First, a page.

Is the Rightmove bubble about to burst?
In the last week, I have been contacted by a number of agents complaining that their annual Rightmove costs are set to rise well above the rocketing UK inflation rate. I asked all of them if they felt that they were getting value for money. That got me to thinking about the current state of Rightmove.
Ten years ago, the share price of Rightmove was 154p. Today it is 641p, which though a fall from 795p a share last December is still a great headline number. On the surface Rightmove is still in rude health, defying all the problems that large, listed companies seem to have had during recent times.
It is based upon a SaaS model, software as a service, which means that users pay a monthly fee to utilise the Rightmove portal and benefit from any other services they provide, usually at a discounted rate.
Since floating on the Stock exchange in 2006, the market cap or value of the business has grown to over £5 billion, making it an investor’s darling. Apart from the pandemic blip, when operating profits were down to £135 million from the previous £213M million the year before, this juggernaut seems unstoppable.
But – and there always is a but – are we now seeing a change in consumer behaviour that may have repercussions for Rightmove? Could there be a threat that will erode the eye-watering profits that stubbornly increase year on year?
Rightmove had its genesis in the late 1990s when the internet and all things digital were coming into being. At that time, estate agents were still using printed newspaper advertising to show their inventory, and the property consumer was still reading physically printed publications en masse.
Rightmove launched in 2000, just a few years before the power of cloud computing came through and heralded the rise of Google and Amazon in their earliest incarnations. Its original sponsors were, among others, Countrywide Plc, Connells and Halifax, so its DNA was originally agent-centric.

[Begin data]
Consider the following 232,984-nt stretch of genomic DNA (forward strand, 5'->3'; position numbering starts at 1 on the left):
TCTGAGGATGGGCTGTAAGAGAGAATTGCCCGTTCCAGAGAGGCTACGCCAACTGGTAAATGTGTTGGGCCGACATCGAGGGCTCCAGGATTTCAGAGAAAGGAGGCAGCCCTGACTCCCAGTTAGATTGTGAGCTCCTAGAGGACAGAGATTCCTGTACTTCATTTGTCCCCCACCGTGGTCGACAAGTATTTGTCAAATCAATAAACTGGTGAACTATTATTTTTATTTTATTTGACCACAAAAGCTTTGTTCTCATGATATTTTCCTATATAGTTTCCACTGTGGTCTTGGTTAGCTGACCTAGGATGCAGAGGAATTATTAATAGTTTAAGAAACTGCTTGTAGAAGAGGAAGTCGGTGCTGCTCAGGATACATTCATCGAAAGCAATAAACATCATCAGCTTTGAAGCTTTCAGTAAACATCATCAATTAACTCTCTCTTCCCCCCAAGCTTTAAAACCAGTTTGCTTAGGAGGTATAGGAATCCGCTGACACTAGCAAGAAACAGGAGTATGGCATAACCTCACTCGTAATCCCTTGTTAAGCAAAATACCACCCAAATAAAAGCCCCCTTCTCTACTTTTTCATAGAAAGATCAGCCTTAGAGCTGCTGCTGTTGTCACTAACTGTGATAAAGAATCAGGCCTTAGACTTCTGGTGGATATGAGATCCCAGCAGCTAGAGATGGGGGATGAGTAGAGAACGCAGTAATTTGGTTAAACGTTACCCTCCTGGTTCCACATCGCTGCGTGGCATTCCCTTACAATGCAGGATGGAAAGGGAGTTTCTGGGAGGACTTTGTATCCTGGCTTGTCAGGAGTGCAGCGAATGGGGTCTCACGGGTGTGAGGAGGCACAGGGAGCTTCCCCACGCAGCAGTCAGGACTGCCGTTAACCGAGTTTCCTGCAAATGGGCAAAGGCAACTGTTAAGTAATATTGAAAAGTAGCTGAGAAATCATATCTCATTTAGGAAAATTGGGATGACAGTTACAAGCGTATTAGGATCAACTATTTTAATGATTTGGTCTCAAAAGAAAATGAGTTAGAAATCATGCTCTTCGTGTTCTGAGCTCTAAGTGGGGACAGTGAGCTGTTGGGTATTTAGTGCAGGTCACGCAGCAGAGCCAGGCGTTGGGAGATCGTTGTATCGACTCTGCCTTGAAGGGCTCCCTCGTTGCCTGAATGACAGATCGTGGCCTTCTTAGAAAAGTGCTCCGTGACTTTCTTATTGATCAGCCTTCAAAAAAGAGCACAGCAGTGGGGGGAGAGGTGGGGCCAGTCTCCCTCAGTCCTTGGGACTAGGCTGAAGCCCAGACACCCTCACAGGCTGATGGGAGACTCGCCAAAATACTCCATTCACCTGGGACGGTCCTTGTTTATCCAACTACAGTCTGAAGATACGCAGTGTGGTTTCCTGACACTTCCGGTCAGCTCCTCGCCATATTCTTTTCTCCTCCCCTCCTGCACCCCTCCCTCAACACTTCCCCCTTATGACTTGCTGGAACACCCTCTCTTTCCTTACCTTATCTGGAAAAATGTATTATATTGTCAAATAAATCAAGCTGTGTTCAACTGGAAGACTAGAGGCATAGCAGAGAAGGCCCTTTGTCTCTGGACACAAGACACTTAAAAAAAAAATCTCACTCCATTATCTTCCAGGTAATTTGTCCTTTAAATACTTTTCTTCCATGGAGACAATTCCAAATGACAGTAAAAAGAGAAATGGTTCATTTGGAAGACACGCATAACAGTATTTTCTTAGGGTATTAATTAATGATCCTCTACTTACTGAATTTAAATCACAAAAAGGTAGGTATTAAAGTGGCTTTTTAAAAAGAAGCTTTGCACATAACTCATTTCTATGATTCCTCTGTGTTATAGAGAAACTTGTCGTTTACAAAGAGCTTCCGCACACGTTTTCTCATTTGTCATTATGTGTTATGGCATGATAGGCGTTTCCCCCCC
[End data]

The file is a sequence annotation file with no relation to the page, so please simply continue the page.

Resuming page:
For a number of years thereafter, estate agents in the UK listed their inventory on Rightmove while at the same time listing in newspapers and printed publications, splitting their marketing cost. As time passed and the world turned digital, most agents came away from print and put the totality of their spend into Rightmove.
Seven years after Rightmove was founded, Simon Kain and Alex Chesterman launched Zoopla, but Rightmove had many years of first-mover advantage, and the brand was already embedded with vendors, landlords, buyers and renters.
Fast forward to 2022, there are now four main property portals in the UK. OnTheMarket and Boomin joined the fray, in addition to Zoopla and Rightmove. Rightmove turned over £301 million last year and still sits as the undisputed heavyweight titleholder. Its core business model is to increase the fees paid by agents for its digital service on an annual basis, highlighting them to the swathes of people who access its site as a fair deal for all.